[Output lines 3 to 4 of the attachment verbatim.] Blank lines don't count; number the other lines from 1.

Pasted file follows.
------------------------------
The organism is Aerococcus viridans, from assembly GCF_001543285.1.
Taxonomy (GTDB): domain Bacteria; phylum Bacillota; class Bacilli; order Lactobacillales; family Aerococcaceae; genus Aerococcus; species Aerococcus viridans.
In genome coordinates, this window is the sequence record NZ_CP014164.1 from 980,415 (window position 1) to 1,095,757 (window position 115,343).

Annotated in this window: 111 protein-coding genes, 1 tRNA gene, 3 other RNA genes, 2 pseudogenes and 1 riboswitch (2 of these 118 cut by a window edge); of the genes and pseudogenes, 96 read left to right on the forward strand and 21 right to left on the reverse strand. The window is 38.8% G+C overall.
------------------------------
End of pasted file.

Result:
In genome coordinates, this window is the sequence record NZ_CP014164.1 from 980,415 (window position 1) to 1,095,757 (window position 115,343).

Annotated in this window: 111 protein-coding genes, 1 tRNA gene, 3 other RNA genes, 2 pseudogenes and 1 riboswitch (2 of these 118 cut by a window edge); of the genes and pseudogenes, 96 read left to right on the forward strand and 21 right to left on the reverse strand. The window is 38.8% G+C overall.